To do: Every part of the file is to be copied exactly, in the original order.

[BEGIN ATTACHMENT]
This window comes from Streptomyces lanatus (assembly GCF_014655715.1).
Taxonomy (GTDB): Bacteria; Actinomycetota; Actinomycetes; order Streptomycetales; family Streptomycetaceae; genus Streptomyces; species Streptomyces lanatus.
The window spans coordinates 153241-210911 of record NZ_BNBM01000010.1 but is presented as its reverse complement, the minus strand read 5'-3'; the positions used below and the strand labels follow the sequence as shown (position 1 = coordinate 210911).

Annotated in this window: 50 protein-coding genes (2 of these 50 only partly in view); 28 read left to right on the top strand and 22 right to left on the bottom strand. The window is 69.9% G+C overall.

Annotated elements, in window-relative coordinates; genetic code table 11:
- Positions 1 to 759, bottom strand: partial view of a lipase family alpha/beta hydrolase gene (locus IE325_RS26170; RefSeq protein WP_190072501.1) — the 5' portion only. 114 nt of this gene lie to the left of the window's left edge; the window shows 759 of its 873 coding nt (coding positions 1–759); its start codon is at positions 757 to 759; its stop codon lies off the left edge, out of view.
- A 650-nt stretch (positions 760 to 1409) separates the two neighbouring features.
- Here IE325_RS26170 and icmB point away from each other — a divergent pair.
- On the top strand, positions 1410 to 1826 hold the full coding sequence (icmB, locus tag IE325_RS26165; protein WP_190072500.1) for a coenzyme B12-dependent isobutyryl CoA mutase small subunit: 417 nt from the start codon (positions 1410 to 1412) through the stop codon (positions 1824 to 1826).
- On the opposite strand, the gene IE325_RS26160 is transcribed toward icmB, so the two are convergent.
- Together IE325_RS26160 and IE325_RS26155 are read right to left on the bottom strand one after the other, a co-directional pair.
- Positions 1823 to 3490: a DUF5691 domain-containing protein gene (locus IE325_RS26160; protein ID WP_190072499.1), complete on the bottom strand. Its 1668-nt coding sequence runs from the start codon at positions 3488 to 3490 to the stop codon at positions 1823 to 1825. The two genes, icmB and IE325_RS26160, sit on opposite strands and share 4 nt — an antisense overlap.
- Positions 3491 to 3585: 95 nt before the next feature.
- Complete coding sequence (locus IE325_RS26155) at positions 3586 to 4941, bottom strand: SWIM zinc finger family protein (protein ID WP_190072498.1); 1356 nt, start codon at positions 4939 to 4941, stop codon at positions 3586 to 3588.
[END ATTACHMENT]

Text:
This window comes from Streptomyces lanatus (assembly GCF_014655715.1).
Taxonomy (GTDB): Bacteria; Actinomycetota; Actinomycetes; order Streptomycetales; family Streptomycetaceae; genus Streptomyces; species Streptomyces lanatus.
The window spans coordinates 153241-210911 of record NZ_BNBM01000010.1 but is presented as its reverse complement, the minus strand read 5'-3'; the positions used below and the strand labels follow the sequence as shown (position 1 = coordinate 210911).

Annotated in this window: 50 protein-coding genes (2 of these 50 only partly in view); 28 read left to right on the top strand and 22 right to left on the bottom strand. The window is 69.9% G+C overall.

Annotated elements, in window-relative coordinates; genetic code table 11:
- Positions 1 to 759, bottom strand: partial view of a lipase family alpha/beta hydrolase gene (locus IE325_RS26170; RefSeq protein WP_190072501.1) — the 5' portion only. 114 nt of this gene lie to the left of the window's left edge; the window shows 759 of its 873 coding nt (coding positions 1–759); its start codon is at positions 757 to 759; its stop codon lies off the left edge, out of view.
- A 650-nt stretch (positions 760 to 1409) separates the two neighbouring features.
- Here IE325_RS26170 and icmB point away from each other — a divergent pair.
- On the top strand, positions 1410 to 1826 hold the full coding sequence (icmB, locus tag IE325_RS26165; protein WP_190072500.1) for a coenzyme B12-dependent isobutyryl CoA mutase small subunit: 417 nt from the start codon (positions 1410 to 1412) through the stop codon (positions 1824 to 1826).
- On the opposite strand, the gene IE325_RS26160 is transcribed toward icmB, so the two are convergent.
- Together IE325_RS26160 and IE325_RS26155 are read right to left on the bottom strand one after the other, a co-directional pair.
- Positions 1823 to 3490: a DUF5691 domain-containing protein gene (locus IE325_RS26160; protein ID WP_190072499.1), complete on the bottom strand. Its 1668-nt coding sequence runs from the start codon at positions 3488 to 3490 to the stop codon at positions 1823 to 1825. The two genes, icmB and IE325_RS26160, sit on opposite strands and share 4 nt — an antisense overlap.
- Positions 3491 to 3585: 95 nt before the next feature.
- Complete coding sequence (locus IE325_RS26155) at positions 3586 to 4941, bottom strand: SWIM zinc finger family protein (protein ID WP_190072498.1); 1356 nt, start codon at positions 4939 to 4941, stop codon at positions 3586 to 3588.